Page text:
Torkitus was the best known, most well-respected engineer of his day, so much so that he was hired as the emperor’s chief engineer. But, the emperor had high demands on Torkitus. He gave him IV main tasks: I – build an aqueduct system that would bring water to the cities, from the mountain springs, and include indoor plumbing in that project; II – construct a road system that could support inter-region commerce and the movement of troops; III – design and build building with arches and columns; and IV – devise and construct defense and weapons for the military.

“Oh, that’s all?” Torkitus mused to himself, knowing that any one of the tasks would consume him. So he did what any understaffed government employee would do – he hired consultants. These engineers were all gifted and had to bid for the contracts, and, as Torkitus read the names of the winning engineers, he stated, “These are the engineers for whom the contracts shall be let – Marcus, Anthonium, Maximus, and you, Brutus.” (Not the best three words to end the meeting on.)

Torkitus then managed the major areas and the Roman empire flourished. All of this thanks to the engineer, Torkitus. His success was Rome’s success, which was good, because failure meant torture and a miserable death.

## Torkitus – Roman Engineer

A number of weeks ago, we introduced Tork, Caveman Engineer. He was the first engineer in history – make that pre-history. Later, we introduced Torkus, Medieval Engineer, who lived in the difficult time of the Dark Ages and tried as he could to make the world a better place to live, as engineers are made to do. This week, we will introduce yet another engineer from the past: Torkitus, Roman Engineer. Torkitus lived in the first century BC, when the Roman Empire was forming out of the Roman Republic.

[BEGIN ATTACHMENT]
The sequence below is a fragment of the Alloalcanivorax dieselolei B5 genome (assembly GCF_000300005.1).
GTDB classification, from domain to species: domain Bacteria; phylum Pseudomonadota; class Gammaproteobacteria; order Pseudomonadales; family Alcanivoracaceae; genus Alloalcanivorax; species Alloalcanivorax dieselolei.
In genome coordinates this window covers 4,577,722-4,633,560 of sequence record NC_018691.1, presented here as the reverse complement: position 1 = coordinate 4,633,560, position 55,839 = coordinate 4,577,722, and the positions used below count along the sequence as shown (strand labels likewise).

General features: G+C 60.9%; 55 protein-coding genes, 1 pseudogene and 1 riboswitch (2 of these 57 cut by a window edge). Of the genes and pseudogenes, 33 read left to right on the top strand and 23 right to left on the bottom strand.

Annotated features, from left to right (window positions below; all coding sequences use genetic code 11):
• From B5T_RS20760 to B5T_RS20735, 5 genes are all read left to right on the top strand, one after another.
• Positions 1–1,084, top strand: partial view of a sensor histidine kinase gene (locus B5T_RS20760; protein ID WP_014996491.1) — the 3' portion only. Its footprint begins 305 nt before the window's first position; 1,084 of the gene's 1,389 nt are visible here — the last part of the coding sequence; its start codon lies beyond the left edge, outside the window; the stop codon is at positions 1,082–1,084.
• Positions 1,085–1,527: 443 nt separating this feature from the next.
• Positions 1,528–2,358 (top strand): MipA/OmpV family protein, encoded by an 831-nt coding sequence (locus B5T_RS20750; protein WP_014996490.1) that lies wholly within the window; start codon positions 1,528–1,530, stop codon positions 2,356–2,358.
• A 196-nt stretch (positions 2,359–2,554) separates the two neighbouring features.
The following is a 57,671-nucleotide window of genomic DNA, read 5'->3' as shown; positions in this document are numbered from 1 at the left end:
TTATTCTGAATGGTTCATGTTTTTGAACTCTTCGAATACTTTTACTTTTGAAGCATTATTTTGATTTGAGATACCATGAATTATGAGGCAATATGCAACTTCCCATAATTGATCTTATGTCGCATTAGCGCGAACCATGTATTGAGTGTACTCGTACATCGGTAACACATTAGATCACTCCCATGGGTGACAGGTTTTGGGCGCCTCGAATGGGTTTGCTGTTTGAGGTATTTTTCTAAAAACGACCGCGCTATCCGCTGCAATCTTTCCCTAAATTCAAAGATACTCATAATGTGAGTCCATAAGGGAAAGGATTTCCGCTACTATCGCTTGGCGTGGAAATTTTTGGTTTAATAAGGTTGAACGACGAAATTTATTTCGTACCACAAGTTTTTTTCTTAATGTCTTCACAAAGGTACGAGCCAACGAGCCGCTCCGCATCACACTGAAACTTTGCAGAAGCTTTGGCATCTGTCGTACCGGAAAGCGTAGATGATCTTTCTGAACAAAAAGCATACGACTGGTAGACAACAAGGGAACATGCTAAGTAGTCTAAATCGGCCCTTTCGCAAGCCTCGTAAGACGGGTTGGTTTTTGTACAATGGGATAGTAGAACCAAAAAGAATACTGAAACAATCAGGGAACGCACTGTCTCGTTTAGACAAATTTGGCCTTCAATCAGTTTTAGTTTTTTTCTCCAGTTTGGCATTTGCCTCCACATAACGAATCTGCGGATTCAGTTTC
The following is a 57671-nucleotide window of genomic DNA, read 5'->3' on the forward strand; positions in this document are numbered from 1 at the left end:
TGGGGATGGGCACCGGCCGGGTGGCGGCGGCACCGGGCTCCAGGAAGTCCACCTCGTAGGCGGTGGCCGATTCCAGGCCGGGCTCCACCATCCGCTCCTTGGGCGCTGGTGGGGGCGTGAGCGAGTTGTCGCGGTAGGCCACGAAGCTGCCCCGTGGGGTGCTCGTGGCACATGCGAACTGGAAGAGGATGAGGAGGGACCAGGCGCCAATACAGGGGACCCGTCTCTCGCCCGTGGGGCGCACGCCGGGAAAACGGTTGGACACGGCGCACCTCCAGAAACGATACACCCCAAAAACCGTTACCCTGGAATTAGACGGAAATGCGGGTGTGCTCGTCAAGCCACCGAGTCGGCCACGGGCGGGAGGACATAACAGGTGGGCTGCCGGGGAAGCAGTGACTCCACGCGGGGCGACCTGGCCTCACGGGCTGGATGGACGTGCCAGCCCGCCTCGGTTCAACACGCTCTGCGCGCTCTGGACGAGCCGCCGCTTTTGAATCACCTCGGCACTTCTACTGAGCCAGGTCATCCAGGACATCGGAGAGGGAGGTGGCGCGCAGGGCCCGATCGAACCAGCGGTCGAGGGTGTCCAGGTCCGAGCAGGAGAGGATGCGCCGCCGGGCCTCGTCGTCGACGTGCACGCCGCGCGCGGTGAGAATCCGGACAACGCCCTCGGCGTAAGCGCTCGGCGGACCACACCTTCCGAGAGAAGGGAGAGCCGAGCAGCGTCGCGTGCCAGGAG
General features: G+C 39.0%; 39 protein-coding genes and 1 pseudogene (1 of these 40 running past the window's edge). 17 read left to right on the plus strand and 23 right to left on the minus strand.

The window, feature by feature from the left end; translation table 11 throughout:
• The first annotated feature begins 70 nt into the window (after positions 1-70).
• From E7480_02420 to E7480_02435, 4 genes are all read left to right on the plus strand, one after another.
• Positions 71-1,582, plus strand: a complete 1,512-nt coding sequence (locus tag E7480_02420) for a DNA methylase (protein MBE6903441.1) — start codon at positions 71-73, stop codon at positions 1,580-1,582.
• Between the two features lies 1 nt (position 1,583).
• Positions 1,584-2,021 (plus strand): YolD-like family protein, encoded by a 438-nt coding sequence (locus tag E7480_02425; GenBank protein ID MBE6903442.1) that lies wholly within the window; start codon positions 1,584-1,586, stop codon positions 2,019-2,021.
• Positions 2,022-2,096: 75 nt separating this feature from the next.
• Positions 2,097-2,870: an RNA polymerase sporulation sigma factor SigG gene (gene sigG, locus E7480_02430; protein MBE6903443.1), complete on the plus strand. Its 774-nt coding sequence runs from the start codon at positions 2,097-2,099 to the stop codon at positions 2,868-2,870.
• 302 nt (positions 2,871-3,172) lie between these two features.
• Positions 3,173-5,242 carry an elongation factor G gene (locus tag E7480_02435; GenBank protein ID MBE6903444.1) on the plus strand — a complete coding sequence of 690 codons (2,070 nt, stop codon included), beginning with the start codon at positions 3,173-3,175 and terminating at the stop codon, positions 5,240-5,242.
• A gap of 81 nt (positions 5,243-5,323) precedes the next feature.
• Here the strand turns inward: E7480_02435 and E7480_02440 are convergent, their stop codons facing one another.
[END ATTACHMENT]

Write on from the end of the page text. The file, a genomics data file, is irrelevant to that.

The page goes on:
Torkitus grew up calculating his odds of getting a beautiful women, or any woman, to be his wife. Roman culture highly prized two things: strength, in order to be a good soldier for the empire; and oratory skills, in order to be able to debate points of culture, history, arts, etc. before a group of people. At this time, brains (which Torkitus had) and braun (which he did not) frequently were not found in the same person. As for oratory skills, Torkitus was an engineer. ‘Nuff said.

Torkitus, viewing a beautiful woman in his city, figured out his chances of gaining her attention as:

P = (0.5*S + 0.5*PS) * 100

where,

P = the percent chance that he will gain this woman’s attention and approval

S = Strength factor, from 0 to 1, how he compared to his male contemporaries

PS = Public Speaking, or oratory, skills, from 0 to 1

Needless to say, Torkitus’ odds, as he calculated, were not good. His equation told him he had between a 1.6 and 1.7% chance of marrying that woman. The interesting things is that engineers have been using equations like this, and far more complicated, often coded into computer programs, to this day in calculating the same thing – what are the odds of this girl I know to desire to date him (the engineer), with more a complicated equation for the odds of getting married.

And, as it is today, it was with Torkitus. Many engineers get married, as Torkitus did. They do not take into account in their equation the desire of the woman to have a stable, intelligent, consistent – albeit unromantic – man to marry.

Similar equation. Same wrong assumptions. Torkitus was definitely an engineer.